Earlier in the week I had dug a swale along the highest point in my front yard. To the north of the swale was where the new bed would be created and the idea was to run water from my roof into the swale allowing it to ultimately reach the plants in the new garden. This eight-inch deep trench would later be filled with bits of old brick and covered with wood chips to create an attractive border for the bed.

After the students had looked over the area to be transformed, we began loosening up the sod with a fork, poking deep holes every six to eight inches. I had watered the area the day before, so the soil was relatively easy to penetrate. We spread an even layer of chicken manure followed by a dusting of bone meal, both high in nitrogen.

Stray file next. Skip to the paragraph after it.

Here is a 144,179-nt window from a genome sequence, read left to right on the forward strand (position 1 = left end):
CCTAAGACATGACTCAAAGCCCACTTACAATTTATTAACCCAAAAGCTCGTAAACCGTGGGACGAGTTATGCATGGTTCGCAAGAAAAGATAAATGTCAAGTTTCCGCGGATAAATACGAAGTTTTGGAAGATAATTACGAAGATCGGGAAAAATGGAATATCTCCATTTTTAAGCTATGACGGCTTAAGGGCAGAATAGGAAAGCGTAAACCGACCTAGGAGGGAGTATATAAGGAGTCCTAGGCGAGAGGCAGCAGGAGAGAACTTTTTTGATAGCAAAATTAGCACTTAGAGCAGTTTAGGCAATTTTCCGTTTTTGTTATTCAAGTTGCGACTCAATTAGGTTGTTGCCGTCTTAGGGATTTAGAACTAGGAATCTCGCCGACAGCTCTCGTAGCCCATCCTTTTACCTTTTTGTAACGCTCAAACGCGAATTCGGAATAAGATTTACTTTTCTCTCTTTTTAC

Courtesy of Wild Green Garden Consulting

We laid down a single layer of dense cardboard, filling any cracks or holes with several layers of newspaper and overlapping the cardboard by a minimum of six inches to prevent future grass growth.

After watering down the cardboard we added a two inch layer of grass clippings and fresh garden waste, also high in nitrogen. We followed this with a layer of leaves, then alternated layers of greens and browns until we topped off the twelve-inch lasagna with the nutrient-rich reeds I’d hauled back from Manitoba.

With everyone helping out the project took just over an hour, and I had enough material left over to make an admirable compost pile under my spruce tree. A few finishing touches to the border and we were done. Many hands make light work.

By building up instead of digging down, sheet mulching is a great way to develop a new bed without all the sweat and tears. This won’t be my last lasagna project. Mmmm….lasagna.

Product Review: The Plant Nanny

Plant Nanny